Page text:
Cole: Yeah that song is about love and the tenderness that involves loving someone. I selfishly made sure that song was epic yet soft. That song is very important to me. It had to be a certain way. There are certain songs that I hear that I love and use to fight off sadness. I wanted that song to be that way for someone. Something they can use to fight off the blues.
Bowlegs: I love the expansive sound on Runnin’ On The Moon, it certainly grabs you by the neck, it’s a huge vision with the inclusion of the horn section especially. It sounds like that track was fun to make, in fact the whole record has a good time feeling going on sonically. It certainly seems like you enjoyed your time in Sweet Tea Studios. Was this the case, and did having such an iconic space to work in up the ante?
Cole: Like I said earlier, it was probably the most fun I’ve ever had. I pine to get back to that atmosphere. I felt like I thrived in that situation with the time limit. Sweet Tea is a beautiful place that makes sure you feel comfortable the whole time. It’s very easy to make a record in that state of mind. I feel as though now Dead Gaze will only make studio records from here out. It ruined me in some ways and in other ways it awoke my sense of what the studio can do for you.
Bowlegs: With all this new studio equipment and technology at your disposal, did many of the tracks change direction from their original beginnings? What I mean is, do you think you’d have been as happy with the record if it had been laid down in a studio of humbler setting? In the age of hi-tech, overly polished music is it important to keep a vein of the real and organic running through?
Cole: This record had to be made in the studio. That’s really the only way the drums and bass would have been as effective as they were. We were very lucky to have the opportunity to go in Sweet Tea so we knew that the songs we had would change a bit. But never for the worse. We kinda knew the whole time that what ever we get out of this would be positive.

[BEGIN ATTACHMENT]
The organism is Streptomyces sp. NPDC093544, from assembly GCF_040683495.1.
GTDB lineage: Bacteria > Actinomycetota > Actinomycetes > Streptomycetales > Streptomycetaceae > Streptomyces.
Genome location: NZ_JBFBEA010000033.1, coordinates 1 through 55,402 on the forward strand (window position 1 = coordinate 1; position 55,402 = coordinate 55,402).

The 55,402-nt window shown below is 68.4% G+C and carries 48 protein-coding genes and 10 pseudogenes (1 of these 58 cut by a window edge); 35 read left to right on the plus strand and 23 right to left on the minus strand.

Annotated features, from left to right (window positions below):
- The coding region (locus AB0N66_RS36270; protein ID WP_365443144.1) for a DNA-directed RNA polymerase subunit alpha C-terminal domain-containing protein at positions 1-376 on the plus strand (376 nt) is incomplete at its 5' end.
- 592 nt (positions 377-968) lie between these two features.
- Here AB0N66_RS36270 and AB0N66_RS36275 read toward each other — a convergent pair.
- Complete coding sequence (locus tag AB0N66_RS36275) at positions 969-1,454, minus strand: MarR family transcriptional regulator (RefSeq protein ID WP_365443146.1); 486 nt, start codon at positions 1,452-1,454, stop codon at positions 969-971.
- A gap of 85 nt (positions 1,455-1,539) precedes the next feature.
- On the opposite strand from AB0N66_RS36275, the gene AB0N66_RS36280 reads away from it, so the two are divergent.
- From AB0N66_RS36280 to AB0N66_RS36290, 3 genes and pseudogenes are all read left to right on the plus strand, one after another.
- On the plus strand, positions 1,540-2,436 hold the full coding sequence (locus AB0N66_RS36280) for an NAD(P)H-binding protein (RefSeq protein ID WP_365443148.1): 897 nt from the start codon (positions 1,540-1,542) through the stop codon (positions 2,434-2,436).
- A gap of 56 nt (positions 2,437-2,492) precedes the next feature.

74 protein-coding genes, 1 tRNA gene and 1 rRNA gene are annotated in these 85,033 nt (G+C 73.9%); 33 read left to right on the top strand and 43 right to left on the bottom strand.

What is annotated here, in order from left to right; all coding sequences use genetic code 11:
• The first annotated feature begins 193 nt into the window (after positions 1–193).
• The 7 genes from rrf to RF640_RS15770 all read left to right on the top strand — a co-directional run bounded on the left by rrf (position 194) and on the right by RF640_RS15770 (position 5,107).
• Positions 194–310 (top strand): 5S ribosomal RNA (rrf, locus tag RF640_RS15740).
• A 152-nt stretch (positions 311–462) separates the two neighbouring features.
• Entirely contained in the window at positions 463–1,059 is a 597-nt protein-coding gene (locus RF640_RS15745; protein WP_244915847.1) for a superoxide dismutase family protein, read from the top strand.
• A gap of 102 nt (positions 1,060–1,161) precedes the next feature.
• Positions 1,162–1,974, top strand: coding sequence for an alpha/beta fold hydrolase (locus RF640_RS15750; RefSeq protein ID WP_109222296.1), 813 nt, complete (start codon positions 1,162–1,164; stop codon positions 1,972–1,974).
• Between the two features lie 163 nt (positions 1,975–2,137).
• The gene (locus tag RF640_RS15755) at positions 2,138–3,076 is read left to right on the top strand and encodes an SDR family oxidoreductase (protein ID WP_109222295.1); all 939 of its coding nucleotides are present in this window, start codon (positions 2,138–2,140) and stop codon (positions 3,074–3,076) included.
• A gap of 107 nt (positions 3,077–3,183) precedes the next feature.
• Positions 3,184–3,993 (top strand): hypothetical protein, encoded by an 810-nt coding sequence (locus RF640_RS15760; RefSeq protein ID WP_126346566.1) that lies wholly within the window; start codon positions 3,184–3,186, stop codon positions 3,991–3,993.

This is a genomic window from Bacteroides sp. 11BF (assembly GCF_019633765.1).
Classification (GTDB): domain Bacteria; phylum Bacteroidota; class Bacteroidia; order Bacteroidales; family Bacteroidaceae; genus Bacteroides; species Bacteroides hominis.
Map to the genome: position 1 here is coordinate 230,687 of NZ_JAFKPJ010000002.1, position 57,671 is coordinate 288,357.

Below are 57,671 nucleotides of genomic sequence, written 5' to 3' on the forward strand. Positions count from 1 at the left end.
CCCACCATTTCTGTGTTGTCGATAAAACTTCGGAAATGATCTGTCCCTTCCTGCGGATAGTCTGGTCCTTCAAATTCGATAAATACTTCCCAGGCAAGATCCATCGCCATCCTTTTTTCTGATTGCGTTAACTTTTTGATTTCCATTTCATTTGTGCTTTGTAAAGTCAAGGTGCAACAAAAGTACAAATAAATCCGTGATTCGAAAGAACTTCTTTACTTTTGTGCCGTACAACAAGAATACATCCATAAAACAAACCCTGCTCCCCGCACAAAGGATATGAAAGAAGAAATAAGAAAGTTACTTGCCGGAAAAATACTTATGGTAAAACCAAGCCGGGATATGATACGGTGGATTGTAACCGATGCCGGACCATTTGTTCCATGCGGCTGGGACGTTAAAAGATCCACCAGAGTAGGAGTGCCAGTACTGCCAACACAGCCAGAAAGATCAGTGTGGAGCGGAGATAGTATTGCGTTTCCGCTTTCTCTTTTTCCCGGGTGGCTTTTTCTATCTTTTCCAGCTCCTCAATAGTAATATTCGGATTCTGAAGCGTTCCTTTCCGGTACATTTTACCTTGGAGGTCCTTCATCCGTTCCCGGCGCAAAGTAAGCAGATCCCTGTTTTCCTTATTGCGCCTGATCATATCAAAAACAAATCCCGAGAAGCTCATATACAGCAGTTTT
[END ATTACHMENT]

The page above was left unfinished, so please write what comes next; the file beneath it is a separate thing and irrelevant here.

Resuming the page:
Bowlegs: Do you have a favourite track from this album? Which one, for you, sums up and encapsulates the “Brain Holiday” experience?
Cole: I would probably say Yuppies Are Flowers is my favorite jam. For better or worse that song definitely captures everything we were going for.
Bowlegs: As I said before, I get a definite sense of 90s indie/alt-rock (thinking Pixies, early Flaming Lips, Pavement) particularly with the thick fuzz guitar sounds on You’ll Carry On Real Nice and A Different Way, but are there any of your contemporaries doing it for you right now?
Cole: My good buddy John Barrett from bass drum of death is making some pretty wicked fuzz gems these days. He just released a new record. It’s pretty fantastic.
Bowlegs: I know you’ve been touring with Dent May of late, how has that been going? Now that you are a five-piece band on the road, has the title of the record become evermore resonant? Lol.
Cole: It’s good. We are about to tour Europe for the first time with Dead Gaze which has got me really excited. I’ve enjoyed playing with the musicians that are willing to help out. The band I have now is probably the best one we have ever put together.
Bowlegs: And finally Cole, it’s been an absolute pleasure to talk to you, have you any parting hopes on what you wish people will walk away from this album with?
Cole: Hopefully everyone enjoys the record and buys it! I want people to release themselves when listening. Truly find a different place to go to in your head and make sure you naturally feel better when hearing the jams.
-Interview by Sharon Watters-